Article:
CHATTANOOGA (WRCB) -- May Day has been a day of celebration and protests
across the world for decades, but never stateside until Tuesday.
Taking cues from Occupy Wall Street, two dozen Chattanoogans hit the
pavement as part of a nationwide strike.
Marching down the streets of Chattanooga, over the river and through Coolidge
Park, protestors joined a global strike against work, school and just about any
activity promoting commerce.
It's meant to be a day without the 99 percent.
"We're trying not to buy anything, so people have abided by that part and as
far as they could, without jeopardizing their jobs, and things, with the rest
of the general strike," protestor, Beth Foster says.
Tuesday's protest coincides with the 1886 strike in the fight for an eight hour
work day, when more than 300,000 workers walked off the job across the United States.
"People literally died in riots, in worker strikes, in Chicago for our eight
hour work day, for most of the labor rights we know today," protestor, Greg
Dixon says. "So, it seems silly to not recognize this day."
The local occupy movement seemed to have disappeared, after being removed from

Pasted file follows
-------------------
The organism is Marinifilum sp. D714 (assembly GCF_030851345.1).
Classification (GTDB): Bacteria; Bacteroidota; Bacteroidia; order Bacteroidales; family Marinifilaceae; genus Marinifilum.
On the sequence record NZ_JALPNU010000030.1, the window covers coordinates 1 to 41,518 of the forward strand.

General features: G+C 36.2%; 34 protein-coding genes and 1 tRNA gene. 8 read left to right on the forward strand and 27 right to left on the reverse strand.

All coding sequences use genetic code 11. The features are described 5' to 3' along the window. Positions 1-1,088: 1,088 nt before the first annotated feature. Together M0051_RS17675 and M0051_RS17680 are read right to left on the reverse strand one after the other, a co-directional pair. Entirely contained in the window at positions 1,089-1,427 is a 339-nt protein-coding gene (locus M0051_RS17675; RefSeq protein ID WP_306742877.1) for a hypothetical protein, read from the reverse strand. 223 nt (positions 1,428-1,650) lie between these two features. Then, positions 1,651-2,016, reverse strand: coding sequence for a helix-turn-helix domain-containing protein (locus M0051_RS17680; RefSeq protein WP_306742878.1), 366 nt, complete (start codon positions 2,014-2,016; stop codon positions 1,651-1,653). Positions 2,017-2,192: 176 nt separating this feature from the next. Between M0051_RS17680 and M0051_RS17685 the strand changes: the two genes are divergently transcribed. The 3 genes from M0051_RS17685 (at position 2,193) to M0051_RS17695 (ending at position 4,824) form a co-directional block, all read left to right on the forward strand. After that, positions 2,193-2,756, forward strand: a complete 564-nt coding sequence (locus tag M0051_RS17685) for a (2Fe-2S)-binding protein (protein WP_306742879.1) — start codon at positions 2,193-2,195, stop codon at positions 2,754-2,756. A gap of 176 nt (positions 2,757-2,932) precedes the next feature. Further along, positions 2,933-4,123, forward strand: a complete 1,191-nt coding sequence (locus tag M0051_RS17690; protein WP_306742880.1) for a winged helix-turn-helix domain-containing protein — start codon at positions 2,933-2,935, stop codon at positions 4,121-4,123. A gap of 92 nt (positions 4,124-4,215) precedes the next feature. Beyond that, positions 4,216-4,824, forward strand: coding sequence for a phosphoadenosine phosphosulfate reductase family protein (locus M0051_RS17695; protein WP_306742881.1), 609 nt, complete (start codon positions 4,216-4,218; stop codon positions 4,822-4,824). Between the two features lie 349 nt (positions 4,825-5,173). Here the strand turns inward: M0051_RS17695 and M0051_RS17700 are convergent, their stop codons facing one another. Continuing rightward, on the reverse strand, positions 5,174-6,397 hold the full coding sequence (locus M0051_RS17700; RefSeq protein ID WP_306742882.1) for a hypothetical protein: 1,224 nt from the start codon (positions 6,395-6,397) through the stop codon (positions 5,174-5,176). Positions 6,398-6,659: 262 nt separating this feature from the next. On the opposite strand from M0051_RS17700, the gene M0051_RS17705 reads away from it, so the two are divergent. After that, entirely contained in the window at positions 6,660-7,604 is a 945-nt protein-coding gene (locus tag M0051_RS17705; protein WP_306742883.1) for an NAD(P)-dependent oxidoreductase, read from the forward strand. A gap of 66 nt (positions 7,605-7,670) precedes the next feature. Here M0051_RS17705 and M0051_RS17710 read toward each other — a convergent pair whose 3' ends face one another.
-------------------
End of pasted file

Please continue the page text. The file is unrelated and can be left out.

the courthouse lawn.
But organizers say Tuesday's protest is a rebirth.
"I don't necessarily think camping is the way to do it," Dixon says. "More
direct action is my idea about it, things like today to raise awareness."
"People in Chattanooga will see us in the streets all summer," Foster says.
And while they admit six months into their movement, their goal to end
corporate greed has not been met. They say being a part of the conversation is
"We've heard the conversation change, the national conversation change, everyone
knows the 99 percent and the one percent now," Foster says.
Next on their agenda: Occupy Chattanooga plans to occupy the sidewalks
outside big banks as part of a faces of Wall Street movement.